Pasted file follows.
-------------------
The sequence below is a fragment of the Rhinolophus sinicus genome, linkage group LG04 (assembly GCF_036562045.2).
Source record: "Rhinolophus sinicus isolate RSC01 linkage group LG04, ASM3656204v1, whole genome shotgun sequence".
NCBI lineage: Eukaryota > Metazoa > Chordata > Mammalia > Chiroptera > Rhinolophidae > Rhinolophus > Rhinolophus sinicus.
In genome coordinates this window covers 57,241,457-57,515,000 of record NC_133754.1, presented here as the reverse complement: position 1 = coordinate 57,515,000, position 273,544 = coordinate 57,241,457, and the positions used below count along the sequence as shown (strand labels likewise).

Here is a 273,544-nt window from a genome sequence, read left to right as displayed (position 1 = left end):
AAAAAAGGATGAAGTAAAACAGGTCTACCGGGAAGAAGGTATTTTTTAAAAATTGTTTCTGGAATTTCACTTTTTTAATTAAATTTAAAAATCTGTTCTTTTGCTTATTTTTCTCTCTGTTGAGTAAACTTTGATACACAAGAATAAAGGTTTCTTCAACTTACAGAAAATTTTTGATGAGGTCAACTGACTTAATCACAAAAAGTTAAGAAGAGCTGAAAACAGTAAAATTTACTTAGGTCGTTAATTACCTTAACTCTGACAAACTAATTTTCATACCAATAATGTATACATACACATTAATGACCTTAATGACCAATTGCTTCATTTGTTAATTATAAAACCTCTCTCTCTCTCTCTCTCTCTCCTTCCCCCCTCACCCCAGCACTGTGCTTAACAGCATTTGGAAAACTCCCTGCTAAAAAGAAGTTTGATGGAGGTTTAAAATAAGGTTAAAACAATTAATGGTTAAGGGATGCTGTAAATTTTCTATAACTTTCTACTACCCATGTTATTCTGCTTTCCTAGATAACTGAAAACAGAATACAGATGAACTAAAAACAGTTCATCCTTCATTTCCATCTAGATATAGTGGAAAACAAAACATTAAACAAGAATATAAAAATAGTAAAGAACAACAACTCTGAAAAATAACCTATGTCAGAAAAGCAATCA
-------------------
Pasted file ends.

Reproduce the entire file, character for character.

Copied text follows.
The sequence below is a fragment of the Rhinolophus sinicus genome, linkage group LG04 (assembly GCF_036562045.2).
Source record: "Rhinolophus sinicus isolate RSC01 linkage group LG04, ASM3656204v1, whole genome shotgun sequence".
NCBI lineage: Eukaryota > Metazoa > Chordata > Mammalia > Chiroptera > Rhinolophidae > Rhinolophus > Rhinolophus sinicus.
In genome coordinates this window covers 57,241,457-57,515,000 of record NC_133754.1, presented here as the reverse complement: position 1 = coordinate 57,515,000, position 273,544 = coordinate 57,241,457, and the positions used below count along the sequence as shown (strand labels likewise).

Here is a 273,544-nt window from a genome sequence, read left to right as displayed (position 1 = left end):
AAAAAAGGATGAAGTAAAACAGGTCTACCGGGAAGAAGGTATTTTTTAAAAATTGTTTCTGGAATTTCACTTTTTTAATTAAATTTAAAAATCTGTTCTTTTGCTTATTTTTCTCTCTGTTGAGTAAACTTTGATACACAAGAATAAAGGTTTCTTCAACTTACAGAAAATTTTTGATGAGGTCAACTGACTTAATCACAAAAAGTTAAGAAGAGCTGAAAACAGTAAAATTTACTTAGGTCGTTAATTACCTTAACTCTGACAAACTAATTTTCATACCAATAATGTATACATACACATTAATGACCTTAATGACCAATTGCTTCATTTGTTAATTATAAAACCTCTCTCTCTCTCTCTCTCTCTCCTTCCCCCCTCACCCCAGCACTGTGCTTAACAGCATTTGGAAAACTCCCTGCTAAAAAGAAGTTTGATGGAGGTTTAAAATAAGGTTAAAACAATTAATGGTTAAGGGATGCTGTAAATTTTCTATAACTTTCTACTACCCATGTTATTCTGCTTTCCTAGATAACTGAAAACAGAATACAGATGAACTAAAAACAGTTCATCCTTCATTTCCATCTAGATATAGTGGAAAACAAAACATTAAACAAGAATATAAAAATAGTAAAGAACAACAACTCTGAAAAATAACCTATGTCAGAAAAGCAATCA